Similar to KWFinder, this provides a score based on a 0 – 100 scale, however, for this, you want to be closer to 100 to have an optimized and click-worthy title. While we want it to be click-worthy, we need to make sure we aren’t creating a click-bait title. That’s a big no-no amongst search engines and social media platforms. Honestly, I try to aim for a score that produces a green rating (anything 70 or higher), sometimes I can’t seem to get past the yellow rating, but I try to rework it until I have something as close to green as I can get it. The more you do it, the easier it gets!

It grades the title of the post by the common, uncommon, emotional, and power words used. It also grades it on the length of words and characters, so you can see how it will appear in search results.

If the title is too long, it will get caught off in the results and may not communicate the point of the article quick enough to the person searching.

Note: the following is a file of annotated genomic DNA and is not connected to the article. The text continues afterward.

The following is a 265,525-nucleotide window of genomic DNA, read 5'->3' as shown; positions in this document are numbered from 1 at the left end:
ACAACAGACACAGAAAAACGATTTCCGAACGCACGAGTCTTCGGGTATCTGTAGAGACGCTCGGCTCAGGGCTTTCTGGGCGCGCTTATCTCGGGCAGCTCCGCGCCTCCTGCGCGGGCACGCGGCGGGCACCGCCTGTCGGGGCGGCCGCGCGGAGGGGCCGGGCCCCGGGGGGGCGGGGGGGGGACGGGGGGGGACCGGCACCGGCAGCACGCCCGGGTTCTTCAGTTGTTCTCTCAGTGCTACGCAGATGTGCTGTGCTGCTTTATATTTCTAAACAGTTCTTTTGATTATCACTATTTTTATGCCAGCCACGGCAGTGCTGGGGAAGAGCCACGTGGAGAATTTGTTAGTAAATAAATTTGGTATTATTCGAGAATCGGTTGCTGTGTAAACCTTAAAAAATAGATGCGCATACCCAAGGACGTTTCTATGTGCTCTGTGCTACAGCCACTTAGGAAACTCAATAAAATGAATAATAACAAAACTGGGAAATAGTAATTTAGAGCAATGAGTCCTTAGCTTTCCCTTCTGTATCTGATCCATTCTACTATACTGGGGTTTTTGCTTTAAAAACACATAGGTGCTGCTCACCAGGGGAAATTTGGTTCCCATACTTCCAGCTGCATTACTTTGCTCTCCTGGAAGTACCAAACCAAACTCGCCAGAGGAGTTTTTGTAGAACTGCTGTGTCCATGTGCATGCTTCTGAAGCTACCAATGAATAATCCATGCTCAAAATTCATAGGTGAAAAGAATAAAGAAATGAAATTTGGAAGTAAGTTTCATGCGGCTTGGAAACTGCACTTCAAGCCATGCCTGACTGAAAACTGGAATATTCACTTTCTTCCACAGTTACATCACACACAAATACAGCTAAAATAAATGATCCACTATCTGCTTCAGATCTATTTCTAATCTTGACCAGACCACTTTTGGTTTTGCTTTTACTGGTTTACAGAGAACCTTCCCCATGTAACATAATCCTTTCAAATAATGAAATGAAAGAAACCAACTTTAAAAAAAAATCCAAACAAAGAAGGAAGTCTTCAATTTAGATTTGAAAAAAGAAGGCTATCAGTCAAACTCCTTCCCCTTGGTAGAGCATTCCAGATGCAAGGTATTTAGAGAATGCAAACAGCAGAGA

Your title should include the keyword. Preferably towards the beginning – but like I said, you’re writing for a human, sometimes it just doesn’t make sense to stack the keyword at the front of the post title! 

Your URL slug (also known as just slug), is the exact address of a specific page or post on your website. This should include the keyword as well, but unlike your title, you don’t need all the extra words. I often focus on keeping it short and simple with the keyword.

For example, last week’s post title is SEO Made Simple – a How-to Guide, but the slug is

Within WordPress, you’re able to edit the slug, text after the forward slash just below the post title information: 

If you download the Yoast SEO plugin – which you should totally do! You can also edit the slug within the Yoast section. This is the same place where you’ll identify the keyword for the post and edit the meta description, but I’m getting ahead of myself!

How to optimize your content to get new potential clients

As we continue to work our way down the WordPress blog post format, you now have a title that is optimized because it includes the keyword (preferably near the front of the title).